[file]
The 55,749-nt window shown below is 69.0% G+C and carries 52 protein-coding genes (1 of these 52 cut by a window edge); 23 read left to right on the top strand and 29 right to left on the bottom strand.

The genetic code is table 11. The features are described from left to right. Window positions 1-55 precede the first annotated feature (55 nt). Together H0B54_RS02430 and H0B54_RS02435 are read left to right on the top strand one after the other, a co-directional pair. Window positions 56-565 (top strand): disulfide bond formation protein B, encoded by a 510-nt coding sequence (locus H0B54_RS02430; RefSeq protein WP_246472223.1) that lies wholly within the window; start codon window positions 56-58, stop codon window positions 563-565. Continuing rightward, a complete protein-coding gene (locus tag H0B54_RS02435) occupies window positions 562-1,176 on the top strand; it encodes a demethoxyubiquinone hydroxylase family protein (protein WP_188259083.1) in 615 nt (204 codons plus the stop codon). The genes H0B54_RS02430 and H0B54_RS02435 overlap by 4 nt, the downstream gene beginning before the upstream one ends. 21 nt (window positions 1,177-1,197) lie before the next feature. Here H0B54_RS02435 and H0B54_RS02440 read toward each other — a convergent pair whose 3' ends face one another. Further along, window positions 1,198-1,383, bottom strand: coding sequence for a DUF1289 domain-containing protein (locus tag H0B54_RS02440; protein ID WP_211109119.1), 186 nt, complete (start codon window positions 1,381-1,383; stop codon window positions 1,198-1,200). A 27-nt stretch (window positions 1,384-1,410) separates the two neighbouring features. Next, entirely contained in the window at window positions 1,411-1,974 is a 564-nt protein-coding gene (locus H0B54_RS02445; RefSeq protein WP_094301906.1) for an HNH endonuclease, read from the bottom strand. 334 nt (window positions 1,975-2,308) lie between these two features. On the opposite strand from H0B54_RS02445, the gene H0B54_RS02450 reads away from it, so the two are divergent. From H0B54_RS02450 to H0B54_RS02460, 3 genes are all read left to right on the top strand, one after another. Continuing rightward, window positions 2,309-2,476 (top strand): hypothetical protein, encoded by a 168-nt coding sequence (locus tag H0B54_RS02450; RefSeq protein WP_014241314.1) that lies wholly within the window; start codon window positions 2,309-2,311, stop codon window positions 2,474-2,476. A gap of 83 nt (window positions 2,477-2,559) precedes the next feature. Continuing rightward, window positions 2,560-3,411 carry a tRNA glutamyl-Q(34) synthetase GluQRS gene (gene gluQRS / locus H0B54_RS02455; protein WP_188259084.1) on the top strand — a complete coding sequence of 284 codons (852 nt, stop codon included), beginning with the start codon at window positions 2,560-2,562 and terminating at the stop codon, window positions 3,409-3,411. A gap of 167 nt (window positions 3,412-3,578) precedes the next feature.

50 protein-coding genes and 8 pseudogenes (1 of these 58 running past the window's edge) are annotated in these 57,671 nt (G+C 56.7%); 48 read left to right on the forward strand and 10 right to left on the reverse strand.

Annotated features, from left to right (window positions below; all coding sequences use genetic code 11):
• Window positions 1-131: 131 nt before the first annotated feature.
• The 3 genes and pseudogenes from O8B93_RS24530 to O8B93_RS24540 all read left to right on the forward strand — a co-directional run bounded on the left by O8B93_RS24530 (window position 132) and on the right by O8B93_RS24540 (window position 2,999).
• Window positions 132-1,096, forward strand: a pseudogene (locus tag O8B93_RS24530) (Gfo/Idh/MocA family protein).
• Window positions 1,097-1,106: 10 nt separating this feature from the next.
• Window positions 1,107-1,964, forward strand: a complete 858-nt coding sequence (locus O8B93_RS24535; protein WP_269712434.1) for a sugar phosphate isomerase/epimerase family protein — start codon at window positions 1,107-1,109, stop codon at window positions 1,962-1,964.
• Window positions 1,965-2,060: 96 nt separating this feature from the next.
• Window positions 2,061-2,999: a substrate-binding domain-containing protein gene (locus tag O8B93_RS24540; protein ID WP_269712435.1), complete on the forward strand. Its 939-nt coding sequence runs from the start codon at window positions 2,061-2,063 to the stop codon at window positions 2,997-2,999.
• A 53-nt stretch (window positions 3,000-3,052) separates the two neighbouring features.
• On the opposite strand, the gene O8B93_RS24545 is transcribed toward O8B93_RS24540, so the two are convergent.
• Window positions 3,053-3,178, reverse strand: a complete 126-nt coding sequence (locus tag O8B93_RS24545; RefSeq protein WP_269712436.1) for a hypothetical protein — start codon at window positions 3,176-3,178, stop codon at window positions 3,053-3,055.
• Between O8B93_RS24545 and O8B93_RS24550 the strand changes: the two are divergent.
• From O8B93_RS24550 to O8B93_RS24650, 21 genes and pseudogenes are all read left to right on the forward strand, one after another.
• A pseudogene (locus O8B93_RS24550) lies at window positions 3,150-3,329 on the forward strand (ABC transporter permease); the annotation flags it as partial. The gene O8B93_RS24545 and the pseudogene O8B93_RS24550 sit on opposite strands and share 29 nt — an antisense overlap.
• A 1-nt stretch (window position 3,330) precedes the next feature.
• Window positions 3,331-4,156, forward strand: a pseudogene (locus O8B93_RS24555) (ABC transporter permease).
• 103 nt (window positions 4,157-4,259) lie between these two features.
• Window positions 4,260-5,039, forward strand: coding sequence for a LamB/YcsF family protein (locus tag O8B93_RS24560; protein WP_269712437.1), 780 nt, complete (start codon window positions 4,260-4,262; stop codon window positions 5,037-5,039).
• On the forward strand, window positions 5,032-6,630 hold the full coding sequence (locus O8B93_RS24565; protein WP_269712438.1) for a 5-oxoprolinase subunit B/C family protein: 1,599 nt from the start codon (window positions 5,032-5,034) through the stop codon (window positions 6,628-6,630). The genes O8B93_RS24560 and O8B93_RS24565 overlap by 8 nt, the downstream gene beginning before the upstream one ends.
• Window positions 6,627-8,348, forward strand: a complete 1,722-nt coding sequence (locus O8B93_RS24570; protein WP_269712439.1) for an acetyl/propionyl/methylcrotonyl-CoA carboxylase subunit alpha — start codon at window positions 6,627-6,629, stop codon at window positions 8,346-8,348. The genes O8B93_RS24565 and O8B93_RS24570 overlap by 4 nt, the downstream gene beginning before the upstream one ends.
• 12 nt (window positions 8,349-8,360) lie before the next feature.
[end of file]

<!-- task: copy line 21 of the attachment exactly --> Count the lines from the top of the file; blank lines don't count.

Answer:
• Window positions 4,260-5,039, forward strand: coding sequence for a LamB/YcsF family protein (locus tag O8B93_RS24560; protein WP_269712437.1), 780 nt, complete (start codon window positions 4,260-4,262; stop codon window positions 5,037-5,039).